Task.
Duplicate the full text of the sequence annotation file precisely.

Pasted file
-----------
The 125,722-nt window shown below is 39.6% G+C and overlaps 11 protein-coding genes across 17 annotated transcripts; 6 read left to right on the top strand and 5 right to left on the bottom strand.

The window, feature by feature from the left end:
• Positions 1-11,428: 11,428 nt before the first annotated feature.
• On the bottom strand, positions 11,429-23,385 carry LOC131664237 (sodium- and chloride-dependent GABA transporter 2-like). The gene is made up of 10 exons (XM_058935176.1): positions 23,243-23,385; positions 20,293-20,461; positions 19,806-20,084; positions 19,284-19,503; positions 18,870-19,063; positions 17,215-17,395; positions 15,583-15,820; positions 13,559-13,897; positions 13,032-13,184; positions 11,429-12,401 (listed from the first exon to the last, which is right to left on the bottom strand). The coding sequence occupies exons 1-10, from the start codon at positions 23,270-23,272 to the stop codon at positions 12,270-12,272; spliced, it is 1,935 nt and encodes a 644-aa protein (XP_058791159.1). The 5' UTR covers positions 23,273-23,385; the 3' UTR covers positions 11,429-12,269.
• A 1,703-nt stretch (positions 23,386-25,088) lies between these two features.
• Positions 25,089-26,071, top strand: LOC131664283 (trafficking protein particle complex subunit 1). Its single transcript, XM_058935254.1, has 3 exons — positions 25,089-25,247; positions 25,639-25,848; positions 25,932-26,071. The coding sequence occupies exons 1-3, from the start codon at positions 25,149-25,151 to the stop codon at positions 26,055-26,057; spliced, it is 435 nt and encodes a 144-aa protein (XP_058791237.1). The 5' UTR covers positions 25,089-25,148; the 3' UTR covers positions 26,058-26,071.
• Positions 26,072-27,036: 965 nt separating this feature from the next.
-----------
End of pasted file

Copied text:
The 125,722-nt window shown below is 39.6% G+C and overlaps 11 protein-coding genes across 17 annotated transcripts; 6 read left to right on the top strand and 5 right to left on the bottom strand.

The window, feature by feature from the left end:
• Positions 1-11,428: 11,428 nt before the first annotated feature.
• On the bottom strand, positions 11,429-23,385 carry LOC131664237 (sodium- and chloride-dependent GABA transporter 2-like). The gene is made up of 10 exons (XM_058935176.1): positions 23,243-23,385; positions 20,293-20,461; positions 19,806-20,084; positions 19,284-19,503; positions 18,870-19,063; positions 17,215-17,395; positions 15,583-15,820; positions 13,559-13,897; positions 13,032-13,184; positions 11,429-12,401 (listed from the first exon to the last, which is right to left on the bottom strand). The coding sequence occupies exons 1-10, from the start codon at positions 23,270-23,272 to the stop codon at positions 12,270-12,272; spliced, it is 1,935 nt and encodes a 644-aa protein (XP_058791159.1). The 5' UTR covers positions 23,273-23,385; the 3' UTR covers positions 11,429-12,269.
• A 1,703-nt stretch (positions 23,386-25,088) lies between these two features.
• Positions 25,089-26,071, top strand: LOC131664283 (trafficking protein particle complex subunit 1). Its single transcript, XM_058935254.1, has 3 exons — positions 25,089-25,247; positions 25,639-25,848; positions 25,932-26,071. The coding sequence occupies exons 1-3, from the start codon at positions 25,149-25,151 to the stop codon at positions 26,055-26,057; spliced, it is 435 nt and encodes a 144-aa protein (XP_058791237.1). The 5' UTR covers positions 25,089-25,148; the 3' UTR covers positions 26,058-26,071.
• Positions 26,072-27,036: 965 nt separating this feature from the next.